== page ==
The combination of a second Covid-19 Level 4 lockdown and planned strike action by nurses make it inevitable the Southern District Health Board will have to outsource more operations, a report to the board says.
The SDHB has struggled ever since the first Covid-19 lockdown to catch up with elective surgeries postponed at that time, and it still has substantial waiting lists for several surgeries, most notably orthopaedic, ear nose and throat and general surgery patients.
Specialist services executive director Patrick Ng said to both maximise revenue and to meet Ministry of Health surgery targets, the SDHB would need to step up how many operations it did in this financial year.
“It is inevitable that more outsourcing will be required … once we come out of lockdown, we will therefore gear up to complete higher levels of outsourcing than previously planned for.”
The SDHB’s demand for outsourced operations would probably be higher than the capacity in the South, Mr Ng warned in his report.
“We will review options for outsourcing out of the district, noting that other DHBs are likely to be in a similar situation and placing higher than usual demands on the outsource providers across the country.”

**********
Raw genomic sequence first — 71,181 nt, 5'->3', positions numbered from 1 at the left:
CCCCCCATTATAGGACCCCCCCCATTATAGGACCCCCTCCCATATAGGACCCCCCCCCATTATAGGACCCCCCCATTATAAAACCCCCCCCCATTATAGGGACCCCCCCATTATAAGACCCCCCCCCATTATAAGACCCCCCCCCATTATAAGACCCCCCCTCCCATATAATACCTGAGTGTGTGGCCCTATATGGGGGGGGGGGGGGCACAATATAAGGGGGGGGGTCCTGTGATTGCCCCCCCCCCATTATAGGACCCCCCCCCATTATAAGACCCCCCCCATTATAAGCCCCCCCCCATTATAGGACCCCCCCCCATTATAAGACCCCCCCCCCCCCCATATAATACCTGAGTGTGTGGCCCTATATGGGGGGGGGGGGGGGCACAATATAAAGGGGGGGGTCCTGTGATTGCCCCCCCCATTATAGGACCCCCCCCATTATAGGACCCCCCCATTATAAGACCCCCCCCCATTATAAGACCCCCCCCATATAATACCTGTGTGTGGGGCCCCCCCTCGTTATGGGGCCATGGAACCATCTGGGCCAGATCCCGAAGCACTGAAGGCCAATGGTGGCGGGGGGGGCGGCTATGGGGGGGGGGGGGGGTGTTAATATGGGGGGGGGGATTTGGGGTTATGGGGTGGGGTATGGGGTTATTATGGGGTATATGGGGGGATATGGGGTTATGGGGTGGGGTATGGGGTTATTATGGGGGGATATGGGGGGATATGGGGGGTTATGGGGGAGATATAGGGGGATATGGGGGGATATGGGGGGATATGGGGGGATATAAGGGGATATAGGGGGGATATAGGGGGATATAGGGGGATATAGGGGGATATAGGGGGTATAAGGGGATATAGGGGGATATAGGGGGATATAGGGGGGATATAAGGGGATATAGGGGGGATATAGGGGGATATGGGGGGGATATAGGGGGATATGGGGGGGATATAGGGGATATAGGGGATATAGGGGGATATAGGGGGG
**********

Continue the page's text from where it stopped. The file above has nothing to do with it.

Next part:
The SDHB already sends three orthopaedic patients a week to Timaru for treatment.
As well as looking further afield, greater efficiency in how the SDHB utilised its operating theatres could also make a difference to electives waiting lists, Mr Ng said.
A recent survey of how the board managed acute surgery capacity suggested it scheduled between 25 and 28 hours less acute surgery than it should each week.
“This in turn translates into elective cases being cancelled for priority acute cases,” Mr Ng said.
“An additional eight hours of acute list time is being planned for Saturdays initially, and we will progressively recruit to cover this, plus add four hours to the end of a regular acute list each working day.”
While running operating theatres for longer was expensive, outsourced surgery was three times more expensive than doing the same operation in-house, so the increased workload should pay for itself in other benefits, Mr Ng said.
“We are aiming to have sufficient resources recruited (or alternative arrangements made) to be able to run the Saturday lists permanently by the end of the calendar year and sufficient perioperative staff employed to be able to supply the Monday to Friday additional acute hours by early in the next calendar year.”
Last month, orthopaedic staff held a workshop to debate ways to reduce the service’s wait list, but Mr Ng warned there were few “quick wins” to be found within the SDHB itself.
“We do need to get more of the complex surgery done in order to reduce the long waits on our wait list.
“We will re-engage with Southern Cross on the possibility of completing more of this complex surgery both in Christchurch and at Queenstown, when they open their new private hospital there later this year or early next year.”
Originally Appeared Here